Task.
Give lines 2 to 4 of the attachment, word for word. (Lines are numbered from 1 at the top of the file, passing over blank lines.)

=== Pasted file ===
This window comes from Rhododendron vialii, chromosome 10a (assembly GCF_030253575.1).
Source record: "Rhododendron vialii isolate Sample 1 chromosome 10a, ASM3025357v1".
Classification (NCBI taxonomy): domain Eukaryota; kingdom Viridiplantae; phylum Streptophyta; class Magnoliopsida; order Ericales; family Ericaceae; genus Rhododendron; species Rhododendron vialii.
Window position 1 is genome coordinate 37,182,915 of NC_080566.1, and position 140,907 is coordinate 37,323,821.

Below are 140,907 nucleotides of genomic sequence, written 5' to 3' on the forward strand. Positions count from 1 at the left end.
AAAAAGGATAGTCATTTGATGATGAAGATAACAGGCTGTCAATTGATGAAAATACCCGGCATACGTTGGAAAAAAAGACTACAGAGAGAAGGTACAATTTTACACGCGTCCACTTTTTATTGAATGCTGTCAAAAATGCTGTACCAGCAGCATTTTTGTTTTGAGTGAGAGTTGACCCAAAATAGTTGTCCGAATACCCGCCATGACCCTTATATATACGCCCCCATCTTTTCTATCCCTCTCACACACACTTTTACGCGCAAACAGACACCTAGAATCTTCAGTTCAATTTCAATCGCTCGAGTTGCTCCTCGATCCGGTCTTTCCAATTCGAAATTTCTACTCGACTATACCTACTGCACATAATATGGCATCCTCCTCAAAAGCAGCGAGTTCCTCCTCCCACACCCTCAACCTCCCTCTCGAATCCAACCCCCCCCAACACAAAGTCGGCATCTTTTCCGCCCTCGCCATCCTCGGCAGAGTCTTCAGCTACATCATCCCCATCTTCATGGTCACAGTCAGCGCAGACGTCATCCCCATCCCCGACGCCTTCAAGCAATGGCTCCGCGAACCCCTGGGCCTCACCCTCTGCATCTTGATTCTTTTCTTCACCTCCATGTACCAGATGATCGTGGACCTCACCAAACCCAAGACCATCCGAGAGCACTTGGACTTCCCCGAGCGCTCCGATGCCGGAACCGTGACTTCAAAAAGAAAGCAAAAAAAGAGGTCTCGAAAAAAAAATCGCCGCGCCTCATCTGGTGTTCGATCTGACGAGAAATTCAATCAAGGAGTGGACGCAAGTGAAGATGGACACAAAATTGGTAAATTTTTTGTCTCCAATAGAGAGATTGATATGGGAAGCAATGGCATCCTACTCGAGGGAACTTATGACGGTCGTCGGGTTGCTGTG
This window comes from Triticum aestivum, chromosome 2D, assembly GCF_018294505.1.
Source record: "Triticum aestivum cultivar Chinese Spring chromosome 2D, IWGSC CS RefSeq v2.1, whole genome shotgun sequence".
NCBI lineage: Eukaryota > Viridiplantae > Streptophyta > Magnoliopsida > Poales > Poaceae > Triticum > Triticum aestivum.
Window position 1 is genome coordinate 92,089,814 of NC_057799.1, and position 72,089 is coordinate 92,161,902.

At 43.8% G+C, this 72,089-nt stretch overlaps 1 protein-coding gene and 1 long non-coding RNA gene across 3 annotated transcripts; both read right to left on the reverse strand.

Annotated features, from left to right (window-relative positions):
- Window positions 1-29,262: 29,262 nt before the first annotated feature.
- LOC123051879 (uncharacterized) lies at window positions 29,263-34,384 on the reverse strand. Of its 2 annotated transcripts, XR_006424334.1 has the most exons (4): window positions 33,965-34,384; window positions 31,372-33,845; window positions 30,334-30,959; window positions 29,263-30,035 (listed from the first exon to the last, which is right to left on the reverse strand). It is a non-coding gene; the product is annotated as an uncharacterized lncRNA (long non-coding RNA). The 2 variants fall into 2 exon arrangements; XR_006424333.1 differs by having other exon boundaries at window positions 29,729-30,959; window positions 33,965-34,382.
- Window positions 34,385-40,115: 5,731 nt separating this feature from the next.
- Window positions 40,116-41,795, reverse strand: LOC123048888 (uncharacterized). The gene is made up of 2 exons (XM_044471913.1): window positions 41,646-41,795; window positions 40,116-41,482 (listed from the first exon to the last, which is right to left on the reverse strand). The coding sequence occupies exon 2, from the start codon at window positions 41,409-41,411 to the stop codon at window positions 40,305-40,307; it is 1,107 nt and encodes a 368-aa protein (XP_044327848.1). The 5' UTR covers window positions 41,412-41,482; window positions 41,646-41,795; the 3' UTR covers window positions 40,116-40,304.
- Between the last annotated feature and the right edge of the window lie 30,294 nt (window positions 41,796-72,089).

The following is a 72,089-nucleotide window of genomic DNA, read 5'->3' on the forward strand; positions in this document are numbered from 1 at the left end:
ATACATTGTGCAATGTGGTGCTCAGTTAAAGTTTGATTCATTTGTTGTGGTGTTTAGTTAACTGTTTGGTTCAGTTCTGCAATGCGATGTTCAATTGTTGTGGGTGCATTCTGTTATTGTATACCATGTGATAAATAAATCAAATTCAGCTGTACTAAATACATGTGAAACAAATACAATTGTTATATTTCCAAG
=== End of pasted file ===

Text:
Source record: "Rhododendron vialii isolate Sample 1 chromosome 10a, ASM3025357v1".
Classification (NCBI taxonomy): domain Eukaryota; kingdom Viridiplantae; phylum Streptophyta; class Magnoliopsida; order Ericales; family Ericaceae; genus Rhododendron; species Rhododendron vialii.
Window position 1 is genome coordinate 37,182,915 of NC_080566.1, and position 140,907 is coordinate 37,323,821.